Discover the artists behind the books
Mark Steinmetz lives and works in Georgia.
Home and studio — together or apart?
In our home we have a rather big photo book library; we also store our negatives in out of the way spots downstairs. My darkroom is in a structure off of the house but connected to the house by a little roofline. The Humid lies down the street and that’s mostly Irina’s studio. I use it sometimes to lay out book sequences, to ship out books or prints, and sometimes to use the printer to make the digital match prints for bookmaking.
Do you have any daily rituals?
I meditate pretty much every morning.
What is the first art book you remember?
The first art book I remember is an illustrated children’s book called The Alphabet’s Tail, which I won when I was four years old. One day I was lying on my belly on the floor carpet watching b/w cartoons on television and eating potato chips from the bowl next to me when my mother asked me to color in a drawing for a contest. The next thing I remember I’m in a dark auditorium with lots of people, my name is called, and I walk down a long aisle to the brightly lit stage. There, they presented me with the book as my reward. I remember thinking all I had done was to color in the pre-drawn outlines, and that I didn’t deserve this prize – it seemed silly. This may have been the start of a general scorn for prizes awarded by committees.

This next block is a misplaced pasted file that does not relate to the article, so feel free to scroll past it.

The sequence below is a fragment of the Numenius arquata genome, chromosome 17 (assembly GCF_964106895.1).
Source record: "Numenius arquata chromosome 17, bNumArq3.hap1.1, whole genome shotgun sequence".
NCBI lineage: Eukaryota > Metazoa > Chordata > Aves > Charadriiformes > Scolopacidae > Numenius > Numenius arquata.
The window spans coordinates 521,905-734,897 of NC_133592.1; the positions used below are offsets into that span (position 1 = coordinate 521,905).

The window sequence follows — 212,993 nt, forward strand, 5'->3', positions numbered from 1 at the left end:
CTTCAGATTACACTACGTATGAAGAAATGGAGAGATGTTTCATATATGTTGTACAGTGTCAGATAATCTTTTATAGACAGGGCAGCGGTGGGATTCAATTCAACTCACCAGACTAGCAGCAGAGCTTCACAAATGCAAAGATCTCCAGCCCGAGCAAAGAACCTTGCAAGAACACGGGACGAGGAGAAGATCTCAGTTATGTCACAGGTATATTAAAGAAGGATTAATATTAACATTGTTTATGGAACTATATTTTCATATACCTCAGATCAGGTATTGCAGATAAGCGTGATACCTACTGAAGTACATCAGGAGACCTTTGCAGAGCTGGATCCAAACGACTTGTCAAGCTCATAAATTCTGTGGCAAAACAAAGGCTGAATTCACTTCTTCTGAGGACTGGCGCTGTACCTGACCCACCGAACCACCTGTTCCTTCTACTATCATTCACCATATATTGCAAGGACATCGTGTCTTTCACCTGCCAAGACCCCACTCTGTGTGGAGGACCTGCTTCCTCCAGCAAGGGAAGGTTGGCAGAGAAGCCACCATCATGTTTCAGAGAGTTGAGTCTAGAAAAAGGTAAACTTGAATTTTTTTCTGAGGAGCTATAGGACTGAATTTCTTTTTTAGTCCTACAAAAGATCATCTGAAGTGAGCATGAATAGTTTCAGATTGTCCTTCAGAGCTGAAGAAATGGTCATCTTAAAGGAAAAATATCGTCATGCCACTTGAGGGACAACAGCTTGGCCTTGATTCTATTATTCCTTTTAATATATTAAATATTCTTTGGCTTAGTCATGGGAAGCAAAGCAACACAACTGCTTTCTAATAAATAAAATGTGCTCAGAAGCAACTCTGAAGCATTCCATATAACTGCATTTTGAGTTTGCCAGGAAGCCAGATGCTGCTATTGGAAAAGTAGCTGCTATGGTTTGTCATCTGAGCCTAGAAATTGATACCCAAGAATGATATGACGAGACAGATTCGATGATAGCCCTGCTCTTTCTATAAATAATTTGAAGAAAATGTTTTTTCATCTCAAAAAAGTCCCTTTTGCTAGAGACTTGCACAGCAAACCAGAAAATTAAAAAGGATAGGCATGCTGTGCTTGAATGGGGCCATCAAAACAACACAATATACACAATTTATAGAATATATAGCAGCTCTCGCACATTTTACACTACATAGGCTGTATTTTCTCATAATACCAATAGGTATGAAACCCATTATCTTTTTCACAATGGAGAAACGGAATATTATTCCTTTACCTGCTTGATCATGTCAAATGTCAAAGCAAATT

What is your studio/creative soundtrack?
When I’m really working I have silence so as not to shake the enlarger column with any rowdy vibrations. An exhaust fan is on and water is running so you might say the soundtrack is white noise.
What is the favorite thing you have in your studio?
Everything in my darkroom was manufactured between the 1960s and 1990s and it all seems very solidly built compared with all the plastic components we have nowadays. I’ve stocked up on bulbs for the safelights and enlargers so I can continue into the future. I pretty much like everything in it. No favorites pop out. I have a crooked dodging tool I made thirty years ago and banged up burning tools that work just fine.
Did you always want to be an artist?
I was good at math and the physical sciences and thought I might go into something like astronomy or paleontology. But most science is conducted indoors in rooms with bland overhead lighting and that doesn’t suit me.
What does a free day look like?
My days are rather variable and complex. There’s always a mix of responsibilities to fulfill as well as empty moments where I can self-bestow fleeting freedom.